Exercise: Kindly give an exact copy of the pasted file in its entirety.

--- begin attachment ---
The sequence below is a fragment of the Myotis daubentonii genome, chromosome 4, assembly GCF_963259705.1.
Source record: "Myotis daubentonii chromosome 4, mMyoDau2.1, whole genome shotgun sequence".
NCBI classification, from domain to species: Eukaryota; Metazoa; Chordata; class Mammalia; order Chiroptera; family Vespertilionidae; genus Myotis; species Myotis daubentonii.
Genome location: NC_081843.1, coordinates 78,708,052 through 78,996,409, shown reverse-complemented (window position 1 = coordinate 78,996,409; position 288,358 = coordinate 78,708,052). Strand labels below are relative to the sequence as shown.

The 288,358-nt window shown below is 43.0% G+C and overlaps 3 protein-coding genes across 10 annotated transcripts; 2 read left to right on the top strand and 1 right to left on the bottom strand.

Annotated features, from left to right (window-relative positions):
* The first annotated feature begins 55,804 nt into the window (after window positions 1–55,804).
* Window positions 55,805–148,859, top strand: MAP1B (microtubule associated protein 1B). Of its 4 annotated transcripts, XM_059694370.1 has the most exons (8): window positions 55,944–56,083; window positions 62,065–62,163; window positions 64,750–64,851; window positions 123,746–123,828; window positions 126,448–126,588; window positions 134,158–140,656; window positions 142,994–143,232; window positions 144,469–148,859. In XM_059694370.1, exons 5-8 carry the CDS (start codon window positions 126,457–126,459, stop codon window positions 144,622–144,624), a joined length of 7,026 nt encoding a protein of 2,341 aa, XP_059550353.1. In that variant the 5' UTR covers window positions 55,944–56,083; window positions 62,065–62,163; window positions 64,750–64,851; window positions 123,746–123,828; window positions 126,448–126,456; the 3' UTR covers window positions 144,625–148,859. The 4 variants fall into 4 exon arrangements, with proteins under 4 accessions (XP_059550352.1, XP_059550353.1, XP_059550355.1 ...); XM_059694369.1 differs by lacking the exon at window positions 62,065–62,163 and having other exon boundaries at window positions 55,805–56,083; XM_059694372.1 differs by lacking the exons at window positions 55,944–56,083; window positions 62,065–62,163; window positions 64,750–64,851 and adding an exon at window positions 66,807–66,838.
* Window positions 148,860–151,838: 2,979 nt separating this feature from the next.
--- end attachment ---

The sequence below is a fragment of the Myotis daubentonii genome, chromosome 4, assembly GCF_963259705.1.
Source record: "Myotis daubentonii chromosome 4, mMyoDau2.1, whole genome shotgun sequence".
NCBI classification, from domain to species: Eukaryota; Metazoa; Chordata; class Mammalia; order Chiroptera; family Vespertilionidae; genus Myotis; species Myotis daubentonii.
Genome location: NC_081843.1, coordinates 78,708,052 through 78,996,409, shown reverse-complemented (window position 1 = coordinate 78,996,409; position 288,358 = coordinate 78,708,052). Strand labels below are relative to the sequence as shown.

The 288,358-nt window shown below is 43.0% G+C and overlaps 3 protein-coding genes across 10 annotated transcripts; 2 read left to right on the top strand and 1 right to left on the bottom strand.

Annotated features, from left to right (window-relative positions):
* The first annotated feature begins 55,804 nt into the window (after window positions 1–55,804).
* Window positions 55,805–148,859, top strand: MAP1B (microtubule associated protein 1B). Of its 4 annotated transcripts, XM_059694370.1 has the most exons (8): window positions 55,944–56,083; window positions 62,065–62,163; window positions 64,750–64,851; window positions 123,746–123,828; window positions 126,448–126,588; window positions 134,158–140,656; window positions 142,994–143,232; window positions 144,469–148,859. In XM_059694370.1, exons 5-8 carry the CDS (start codon window positions 126,457–126,459, stop codon window positions 144,622–144,624), a joined length of 7,026 nt encoding a protein of 2,341 aa, XP_059550353.1. In that variant the 5' UTR covers window positions 55,944–56,083; window positions 62,065–62,163; window positions 64,750–64,851; window positions 123,746–123,828; window positions 126,448–126,456; the 3' UTR covers window positions 144,625–148,859. The 4 variants fall into 4 exon arrangements, with proteins under 4 accessions (XP_059550352.1, XP_059550353.1, XP_059550355.1 ...); XM_059694369.1 differs by lacking the exon at window positions 62,065–62,163 and having other exon boundaries at window positions 55,805–56,083; XM_059694372.1 differs by lacking the exons at window positions 55,944–56,083; window positions 62,065–62,163; window positions 64,750–64,851 and adding an exon at window positions 66,807–66,838.
* Window positions 148,860–151,838: 2,979 nt separating this feature from the next.